Moved by Love
Inspired Artists and Deviant Women in Eighteenth-Century France
Mary D. Sheriff uses these very different visions of enthusiasm to explore the complex interrelationships among creativity, sexuality, the body and the mind in eighteenth-century France. Drawing on evidence from the visual arts, literature, philosophy, and medicine, she portrays the deviance ascribed to both inspired men and women. But while various mythologies worked to normalize deviance in male artists, women had no justification for their deviance. For instance, the mythical sculptor Pygmalion was cured of an abnormal love for his statue through the making of art. He became a model for creative artists, living happily with his statue come to life. No happy endings, though, were imagined for such inspired women writers as Sappho and Heloise, who burned with erotomania their art could not quench. Even so, Sheriff demonstrates, the perceived connections among sexuality, creativity, and disease also opened artistic opportunities for creative women took full advantage of them.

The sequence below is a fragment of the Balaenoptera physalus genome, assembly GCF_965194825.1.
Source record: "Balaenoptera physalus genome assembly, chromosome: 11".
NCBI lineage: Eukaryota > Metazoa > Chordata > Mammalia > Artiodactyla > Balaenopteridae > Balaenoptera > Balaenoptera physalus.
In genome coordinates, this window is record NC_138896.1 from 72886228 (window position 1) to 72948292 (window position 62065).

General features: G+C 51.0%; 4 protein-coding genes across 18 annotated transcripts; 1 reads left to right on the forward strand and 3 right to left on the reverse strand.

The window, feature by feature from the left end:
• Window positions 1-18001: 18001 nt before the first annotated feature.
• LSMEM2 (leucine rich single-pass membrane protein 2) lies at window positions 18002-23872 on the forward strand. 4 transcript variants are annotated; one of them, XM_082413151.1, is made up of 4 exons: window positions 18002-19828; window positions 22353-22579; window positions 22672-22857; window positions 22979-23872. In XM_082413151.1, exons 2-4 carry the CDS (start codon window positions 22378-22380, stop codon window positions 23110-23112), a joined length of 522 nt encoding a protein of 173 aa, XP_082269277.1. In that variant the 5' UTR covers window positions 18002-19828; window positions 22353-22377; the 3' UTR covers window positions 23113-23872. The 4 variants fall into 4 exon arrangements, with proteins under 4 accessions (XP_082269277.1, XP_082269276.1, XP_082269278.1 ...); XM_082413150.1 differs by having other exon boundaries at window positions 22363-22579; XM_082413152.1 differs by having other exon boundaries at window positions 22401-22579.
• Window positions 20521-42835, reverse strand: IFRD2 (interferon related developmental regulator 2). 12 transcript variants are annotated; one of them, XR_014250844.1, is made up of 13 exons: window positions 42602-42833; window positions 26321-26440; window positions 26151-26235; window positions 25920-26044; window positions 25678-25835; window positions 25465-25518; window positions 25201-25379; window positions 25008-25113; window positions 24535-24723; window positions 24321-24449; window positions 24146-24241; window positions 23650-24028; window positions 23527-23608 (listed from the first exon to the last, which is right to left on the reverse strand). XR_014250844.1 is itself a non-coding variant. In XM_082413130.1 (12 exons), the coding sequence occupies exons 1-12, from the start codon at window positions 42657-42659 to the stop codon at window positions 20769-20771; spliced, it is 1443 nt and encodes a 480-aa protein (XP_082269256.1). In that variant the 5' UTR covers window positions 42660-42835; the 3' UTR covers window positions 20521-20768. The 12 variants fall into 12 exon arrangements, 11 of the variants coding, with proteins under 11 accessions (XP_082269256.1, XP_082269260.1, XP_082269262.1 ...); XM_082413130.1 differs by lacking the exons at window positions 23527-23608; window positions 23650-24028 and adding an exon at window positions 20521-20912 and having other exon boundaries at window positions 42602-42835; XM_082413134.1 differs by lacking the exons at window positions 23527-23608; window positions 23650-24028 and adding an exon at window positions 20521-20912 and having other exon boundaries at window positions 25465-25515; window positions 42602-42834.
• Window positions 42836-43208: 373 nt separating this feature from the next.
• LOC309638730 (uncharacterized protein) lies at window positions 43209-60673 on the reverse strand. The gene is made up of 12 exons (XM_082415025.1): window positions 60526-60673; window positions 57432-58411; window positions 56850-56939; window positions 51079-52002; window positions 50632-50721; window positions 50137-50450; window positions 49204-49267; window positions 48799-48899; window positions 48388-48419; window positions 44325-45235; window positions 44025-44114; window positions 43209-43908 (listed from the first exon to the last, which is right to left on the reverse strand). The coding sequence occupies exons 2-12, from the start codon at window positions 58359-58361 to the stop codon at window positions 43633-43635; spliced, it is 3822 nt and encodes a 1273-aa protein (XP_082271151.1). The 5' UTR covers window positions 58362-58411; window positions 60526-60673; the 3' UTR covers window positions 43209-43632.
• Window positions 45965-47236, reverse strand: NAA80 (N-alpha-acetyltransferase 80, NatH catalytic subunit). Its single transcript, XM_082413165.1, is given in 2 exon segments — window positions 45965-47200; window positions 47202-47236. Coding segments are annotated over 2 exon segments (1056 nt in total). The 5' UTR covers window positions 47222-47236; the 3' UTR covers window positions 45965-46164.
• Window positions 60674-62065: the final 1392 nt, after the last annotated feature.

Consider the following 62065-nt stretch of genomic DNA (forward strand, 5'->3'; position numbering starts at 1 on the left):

Brilliantly reassessing the links between sexuality and creativity, artistic genius and madness, passion and reason, Moved by Love will profoundly reshape our view of eighteenth- century French culture.
CHAPTER 1 Enthusiasm: Reason's Masterpiece
CHAPTER 2 The Artist and the Woman
Part 1: Just Like a Woman?
Part 2: Possession and Emulation
CHAPTER 3 Deviant Spectators: Ignorant Girls and Women Who Know Too Much
CHAPTER 4 Pygmalion's Enthusiasm and the Fires of Nymphomania, or The Psychology of Art and Desire
CHAPTER 5 The Model Pygmalion and the Artist Galatea
Part 1: A Model for the Artist
Part 2: Playing Galatea
CHAPTER 6 Inspired by Heloise
Conclusion: Closing the Circle, Opening the End